That's right. That's right. What about there's another the three strikes law in California is is another subject that comes up quite with some regularity in our courts, and therefore on act at the lectern where you write for our listeners, to remind them three strikes is the famous California constitutional amendment that was enacted by voter initiative that enhances sentencing to 25 years to life for three time offenders of violent or serious felonies. So in my my reading, following at the lectern, I keep seeing evidence that the three strikes law could be in some form of trouble. Is there anything to that? Or my overriding things?

David Ettinger  3:55 

Well, I don't I don't know about in trouble. But they did take the LA District Attorney gas cones case for review, they granted review just recently, where he is the district attorney is seeking to be able to use his discretion not to file charges to third strike charges against against defendants. And there was a mixed ruling out of the Court of Appeal on that. I think they said that he was obligated to charge three strikes, but he didn't have to go and try to prove it at trial. So that's that's the decision that the Supreme Court is is going to be reviewing. And that's that's in the process of briefing now. It probably will be a number of months before we see any decision on that.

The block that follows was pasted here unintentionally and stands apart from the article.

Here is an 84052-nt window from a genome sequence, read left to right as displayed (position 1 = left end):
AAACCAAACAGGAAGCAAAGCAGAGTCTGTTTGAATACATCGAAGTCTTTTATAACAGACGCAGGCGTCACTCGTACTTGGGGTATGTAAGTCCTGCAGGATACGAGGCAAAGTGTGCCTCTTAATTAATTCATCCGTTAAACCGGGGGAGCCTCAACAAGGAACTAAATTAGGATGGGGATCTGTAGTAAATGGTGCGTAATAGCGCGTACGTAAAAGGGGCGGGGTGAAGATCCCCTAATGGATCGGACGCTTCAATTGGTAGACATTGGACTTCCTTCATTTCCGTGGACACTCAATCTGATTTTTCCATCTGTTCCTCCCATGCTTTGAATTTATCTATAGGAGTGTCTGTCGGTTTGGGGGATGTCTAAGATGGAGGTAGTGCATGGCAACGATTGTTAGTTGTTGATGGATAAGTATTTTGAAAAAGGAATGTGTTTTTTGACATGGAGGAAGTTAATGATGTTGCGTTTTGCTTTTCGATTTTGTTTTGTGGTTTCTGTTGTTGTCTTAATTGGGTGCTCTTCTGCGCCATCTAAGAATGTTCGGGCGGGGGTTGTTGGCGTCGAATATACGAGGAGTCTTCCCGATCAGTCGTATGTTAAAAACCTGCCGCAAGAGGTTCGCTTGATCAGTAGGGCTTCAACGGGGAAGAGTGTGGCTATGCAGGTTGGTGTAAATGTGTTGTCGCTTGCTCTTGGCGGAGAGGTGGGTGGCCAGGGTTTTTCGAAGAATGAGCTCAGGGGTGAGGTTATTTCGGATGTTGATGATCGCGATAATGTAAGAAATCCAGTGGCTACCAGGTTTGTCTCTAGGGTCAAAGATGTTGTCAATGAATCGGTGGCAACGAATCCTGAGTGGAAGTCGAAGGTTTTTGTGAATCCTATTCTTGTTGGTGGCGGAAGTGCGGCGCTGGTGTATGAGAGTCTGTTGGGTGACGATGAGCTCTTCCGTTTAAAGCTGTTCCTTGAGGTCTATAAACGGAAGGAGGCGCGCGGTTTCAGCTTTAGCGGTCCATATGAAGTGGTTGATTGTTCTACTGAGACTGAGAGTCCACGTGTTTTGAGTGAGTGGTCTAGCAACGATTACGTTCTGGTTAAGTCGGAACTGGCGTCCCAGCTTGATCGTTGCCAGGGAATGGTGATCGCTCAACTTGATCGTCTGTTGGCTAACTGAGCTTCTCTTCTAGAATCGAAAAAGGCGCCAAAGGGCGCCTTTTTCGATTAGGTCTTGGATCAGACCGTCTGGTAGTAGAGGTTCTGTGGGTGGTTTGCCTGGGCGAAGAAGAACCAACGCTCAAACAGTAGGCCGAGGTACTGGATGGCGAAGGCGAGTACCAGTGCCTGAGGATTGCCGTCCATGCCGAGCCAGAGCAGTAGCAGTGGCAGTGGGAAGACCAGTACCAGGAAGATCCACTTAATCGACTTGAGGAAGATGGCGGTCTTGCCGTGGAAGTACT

Tim Kowal  4:44 
Was that a surprise to you when the California Supreme Court granted review of the Gasco in case

David Ettinger  4:49 

that's a pretty important issue. So which is one of the stated grounds for for review by the Supreme Court, so it certainly wasn't a surprised it was big news that they granted review. But it wasn't a big surprise.

Tim Kowal  5:04 

Is the do you think the focus will be three strikes? Or is the focus going to be the extent to which district attorneys have prosecutorial discretion to to simply fail to refuse to charge in these cases? Or is it I guess, I guess it's hard to disentangle the two. But what do you think is peak the California Supreme Court's interest there?

David Ettinger  5:27 
Well, I have I have to preface my remarks by saying that I am not a criminal law practitioner or expert or anything like that. But it sounds like it's more the extent the scope of District Attorney discretion that that will be before the court. But again, that take that with my disclaimer,

Jeff Lewis  5:47 
yes, it says shake that tension there. How much of that discretion is vested in the office of district attorney to make a decision not to charge as opposed to the Deputy District Attorneys who are in the trenches actually doing the work and and prosecuting these cases? I can't wait to read the briefing on that case. Hey, let me ask you, David, you recently you brought to our attention. You recently successfully briefed and argued a pro bono case before the California Supreme Court guardianship of Saul H. And this was a case about migrant children and obtaining findings from the California courts. Can you tell us two things? Can you tell us a little bit about the case? And two, there's an unusual issue regarding the appointment of counsel your your opponent? Could you tell us a little bit about that?

David Ettinger  6:27